This was published under the 2010 to 2015 Conservative and Liberal Democrat coalition government
A flagship Bill to tackle modern slavery, the first of its kind in Europe, was published today by the Home Secretary Theresa May.
The draft legislation forms part of a government White Paper setting out action needed to eradicate slavery from the UK. It will be subject to pre-legislative scrutiny with the aim of publishing a Bill in the spring that could be passed and on the statute books by the end of the parliament.
But the Home Secretary warned that slavery is not a problem that can be solved quickly or by legislation alone. It will require a considered and concerted response based on a clearer understanding of the nature and extent of the modern slave trade and challenges and complexities involved.
The Home Secretary was speaking at a joint launch event with the Rt Hon Frank Field MP, whom she asked to lead a series of evidence sessions over the autumn. His resulting report, also published today, will inform both the pre-legislative scrutiny process for the Modern Slavery Bill and the government’s wider, longer-term response to slavery.
Home Secretary Theresa May said:
Slavery has no place in Britain. It is an affront to the dignity and humanity of us all, and it is the responsibility of us all to help stamp it out.
The best way to protect and reduce the number of victims is to disrupt and imprison the organised criminal gangs behind much of the modern slave trade.
Today’s draft Bill is an important start. If we all work to ensure the provisions within it are as focused and targeted as possible, we will have a Modern Slavery Act in this parliament which can be built on by future governments.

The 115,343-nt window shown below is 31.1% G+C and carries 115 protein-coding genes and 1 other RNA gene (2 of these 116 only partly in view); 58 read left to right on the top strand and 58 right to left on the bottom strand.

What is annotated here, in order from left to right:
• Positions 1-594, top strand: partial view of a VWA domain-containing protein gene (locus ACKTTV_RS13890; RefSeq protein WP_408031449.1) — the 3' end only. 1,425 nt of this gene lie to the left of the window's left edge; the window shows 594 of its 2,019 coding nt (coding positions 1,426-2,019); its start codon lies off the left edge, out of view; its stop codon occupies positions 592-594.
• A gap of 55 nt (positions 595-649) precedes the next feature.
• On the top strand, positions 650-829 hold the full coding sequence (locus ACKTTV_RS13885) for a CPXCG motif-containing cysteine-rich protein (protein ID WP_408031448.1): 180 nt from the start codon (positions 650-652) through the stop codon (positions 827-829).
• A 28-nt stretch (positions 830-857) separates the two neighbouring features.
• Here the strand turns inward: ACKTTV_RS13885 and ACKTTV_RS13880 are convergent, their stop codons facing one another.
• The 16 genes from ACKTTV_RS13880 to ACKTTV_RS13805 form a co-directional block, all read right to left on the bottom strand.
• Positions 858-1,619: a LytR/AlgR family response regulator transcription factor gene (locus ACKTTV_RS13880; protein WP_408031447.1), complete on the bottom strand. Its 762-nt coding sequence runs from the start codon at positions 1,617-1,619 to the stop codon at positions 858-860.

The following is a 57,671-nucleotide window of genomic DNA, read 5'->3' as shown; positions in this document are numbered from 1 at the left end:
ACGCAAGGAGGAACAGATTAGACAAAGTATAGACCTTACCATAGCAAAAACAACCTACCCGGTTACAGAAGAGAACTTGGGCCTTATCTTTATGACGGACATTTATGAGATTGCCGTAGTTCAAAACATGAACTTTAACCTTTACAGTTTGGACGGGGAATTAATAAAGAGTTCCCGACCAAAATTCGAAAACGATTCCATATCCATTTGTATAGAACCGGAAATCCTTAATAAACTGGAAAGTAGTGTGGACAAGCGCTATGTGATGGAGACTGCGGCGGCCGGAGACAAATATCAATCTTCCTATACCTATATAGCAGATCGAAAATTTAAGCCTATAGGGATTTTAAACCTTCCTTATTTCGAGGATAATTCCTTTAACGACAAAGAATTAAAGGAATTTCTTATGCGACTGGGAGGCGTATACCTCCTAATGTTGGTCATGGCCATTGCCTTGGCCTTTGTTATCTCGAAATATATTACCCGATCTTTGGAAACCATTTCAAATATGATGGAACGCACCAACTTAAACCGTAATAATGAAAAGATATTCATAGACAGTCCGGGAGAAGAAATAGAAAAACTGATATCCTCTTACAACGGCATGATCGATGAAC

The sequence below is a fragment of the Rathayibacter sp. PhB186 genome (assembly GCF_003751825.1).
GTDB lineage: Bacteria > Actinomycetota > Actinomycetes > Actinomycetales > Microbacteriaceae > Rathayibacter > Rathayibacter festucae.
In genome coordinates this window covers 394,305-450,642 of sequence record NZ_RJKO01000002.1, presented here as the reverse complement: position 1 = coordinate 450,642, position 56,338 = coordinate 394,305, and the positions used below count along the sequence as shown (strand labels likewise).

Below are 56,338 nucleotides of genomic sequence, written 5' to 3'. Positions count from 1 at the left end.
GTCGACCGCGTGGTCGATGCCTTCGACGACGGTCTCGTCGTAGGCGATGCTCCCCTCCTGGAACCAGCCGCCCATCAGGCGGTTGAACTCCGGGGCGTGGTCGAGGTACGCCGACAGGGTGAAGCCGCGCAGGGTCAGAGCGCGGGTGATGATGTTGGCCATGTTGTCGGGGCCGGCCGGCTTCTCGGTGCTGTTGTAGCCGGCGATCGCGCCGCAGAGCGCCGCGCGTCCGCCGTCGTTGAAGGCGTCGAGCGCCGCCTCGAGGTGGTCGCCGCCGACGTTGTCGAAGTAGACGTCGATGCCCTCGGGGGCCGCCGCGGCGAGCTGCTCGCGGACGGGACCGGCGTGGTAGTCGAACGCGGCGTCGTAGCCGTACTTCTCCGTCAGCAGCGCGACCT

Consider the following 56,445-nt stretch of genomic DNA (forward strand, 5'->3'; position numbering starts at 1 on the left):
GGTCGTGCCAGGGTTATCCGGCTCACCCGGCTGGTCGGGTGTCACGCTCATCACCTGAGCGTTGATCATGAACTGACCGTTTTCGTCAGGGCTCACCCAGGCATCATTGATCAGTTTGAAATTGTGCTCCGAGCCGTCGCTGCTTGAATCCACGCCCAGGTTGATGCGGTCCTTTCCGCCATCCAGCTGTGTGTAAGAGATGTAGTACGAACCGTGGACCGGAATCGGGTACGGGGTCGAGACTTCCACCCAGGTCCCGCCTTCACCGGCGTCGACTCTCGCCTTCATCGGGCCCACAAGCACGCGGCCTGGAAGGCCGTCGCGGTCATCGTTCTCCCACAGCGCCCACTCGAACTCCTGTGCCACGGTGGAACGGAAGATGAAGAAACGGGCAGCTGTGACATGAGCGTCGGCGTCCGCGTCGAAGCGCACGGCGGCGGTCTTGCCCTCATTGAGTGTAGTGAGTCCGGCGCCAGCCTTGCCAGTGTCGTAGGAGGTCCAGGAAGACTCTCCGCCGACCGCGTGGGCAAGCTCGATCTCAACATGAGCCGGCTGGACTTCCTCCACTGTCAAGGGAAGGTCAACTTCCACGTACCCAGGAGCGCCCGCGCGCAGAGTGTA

But legislation is only part of the answer. It also requires tireless and coordinated effort across government and law enforcement, work with other countries to tackle the problem at source, and increased awareness within all communities, including the business community, across the UK.
I therefore intend to publish a Modern Slavery Action Plan in the spring, which will set out a comprehensive response to this complex crime.
I am very grateful to Frank Field, Baroness Butler-Sloss and a host of others for their hard work and determination to shine a light on this appalling crime and challenge us all to act. Now is the time to rise to that challenge.
The draft Bill sets out provisions to:
- Consolidate and simplify existing slavery and trafficking offences to provide clarity and focus when investigating and prosecuting traffickers
- Increase the maximum sentence available from 14 years to life imprisonment so that offenders receive the punishments they deserve
- Introduce Slavery and Trafficking Prevention Orders (STPOs) and Slavery and Trafficking Risk Orders (STROs) to restrict the activity of those who pose a risk and those convicted of slavery and trafficking offences so they cannot cause further harm
- Create a new Anti-Slavery Commissioner role to galvanise law enforcement efforts to tackle modern slavery; and
- Establish a legal duty to report potential victims of trafficking to the National Crime Agency (NCA) to build a clearer picture of the nature of this hidden crime.
Action is already being taken on a number of fronts, including training and guidance for front line staff such as the police, border officers, asylum case workers and health workers, to improve the way potential victims are identified and supported. Tackling slavery is a key component of the Serious and Organised Crime Strategy, published by the Home Office in October, and a priority for the newly formed National Crime Agency.
The Home Secretary announced earlier this month that a new Modern Slavery Unit had been established in the Home Office to ensure a co-ordinated approach and the operation of the National Referral Mechanism (NRM) will be reviewed to make sure it is operating as effectively and supportively as possible. The NRM is a framework for identifying victims of human trafficking and ensuring they receive the appropriate protection and support.